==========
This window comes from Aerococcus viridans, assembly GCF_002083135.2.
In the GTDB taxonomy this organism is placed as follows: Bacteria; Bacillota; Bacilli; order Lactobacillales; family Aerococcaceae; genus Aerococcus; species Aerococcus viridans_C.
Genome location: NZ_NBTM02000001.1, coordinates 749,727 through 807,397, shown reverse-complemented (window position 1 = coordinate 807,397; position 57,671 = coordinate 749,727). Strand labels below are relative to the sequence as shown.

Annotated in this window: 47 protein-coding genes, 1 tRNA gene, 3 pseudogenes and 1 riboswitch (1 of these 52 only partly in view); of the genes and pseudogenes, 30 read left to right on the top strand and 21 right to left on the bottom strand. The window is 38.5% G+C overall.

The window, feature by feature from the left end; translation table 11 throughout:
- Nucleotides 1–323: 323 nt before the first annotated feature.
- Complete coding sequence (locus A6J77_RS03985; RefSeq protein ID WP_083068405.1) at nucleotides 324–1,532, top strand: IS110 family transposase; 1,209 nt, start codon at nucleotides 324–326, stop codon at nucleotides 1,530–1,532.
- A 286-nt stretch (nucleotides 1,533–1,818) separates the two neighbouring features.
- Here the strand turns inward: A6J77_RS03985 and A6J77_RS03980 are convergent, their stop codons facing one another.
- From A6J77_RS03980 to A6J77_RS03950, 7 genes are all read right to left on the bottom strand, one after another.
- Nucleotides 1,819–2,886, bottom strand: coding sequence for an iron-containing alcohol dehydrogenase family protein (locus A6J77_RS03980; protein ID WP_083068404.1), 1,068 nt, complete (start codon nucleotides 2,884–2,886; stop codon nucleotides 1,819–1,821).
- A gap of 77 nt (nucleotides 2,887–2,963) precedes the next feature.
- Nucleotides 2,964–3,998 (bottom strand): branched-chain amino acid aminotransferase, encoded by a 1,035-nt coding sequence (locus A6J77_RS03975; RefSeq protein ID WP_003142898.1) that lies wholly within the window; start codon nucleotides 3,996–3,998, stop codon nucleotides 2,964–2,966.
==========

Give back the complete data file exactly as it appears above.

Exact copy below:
This window comes from Aerococcus viridans, assembly GCF_002083135.2.
In the GTDB taxonomy this organism is placed as follows: Bacteria; Bacillota; Bacilli; order Lactobacillales; family Aerococcaceae; genus Aerococcus; species Aerococcus viridans_C.
Genome location: NZ_NBTM02000001.1, coordinates 749,727 through 807,397, shown reverse-complemented (window position 1 = coordinate 807,397; position 57,671 = coordinate 749,727). Strand labels below are relative to the sequence as shown.

Annotated in this window: 47 protein-coding genes, 1 tRNA gene, 3 pseudogenes and 1 riboswitch (1 of these 52 only partly in view); of the genes and pseudogenes, 30 read left to right on the top strand and 21 right to left on the bottom strand. The window is 38.5% G+C overall.

The window, feature by feature from the left end; translation table 11 throughout:
- Nucleotides 1–323: 323 nt before the first annotated feature.
- Complete coding sequence (locus A6J77_RS03985; RefSeq protein ID WP_083068405.1) at nucleotides 324–1,532, top strand: IS110 family transposase; 1,209 nt, start codon at nucleotides 324–326, stop codon at nucleotides 1,530–1,532.
- A 286-nt stretch (nucleotides 1,533–1,818) separates the two neighbouring features.
- Here the strand turns inward: A6J77_RS03985 and A6J77_RS03980 are convergent, their stop codons facing one another.
- From A6J77_RS03980 to A6J77_RS03950, 7 genes are all read right to left on the bottom strand, one after another.
- Nucleotides 1,819–2,886, bottom strand: coding sequence for an iron-containing alcohol dehydrogenase family protein (locus A6J77_RS03980; protein ID WP_083068404.1), 1,068 nt, complete (start codon nucleotides 2,884–2,886; stop codon nucleotides 1,819–1,821).
- A gap of 77 nt (nucleotides 2,887–2,963) precedes the next feature.
- Nucleotides 2,964–3,998 (bottom strand): branched-chain amino acid aminotransferase, encoded by a 1,035-nt coding sequence (locus A6J77_RS03975; RefSeq protein ID WP_003142898.1) that lies wholly within the window; start codon nucleotides 3,996–3,998, stop codon nucleotides 2,964–2,966.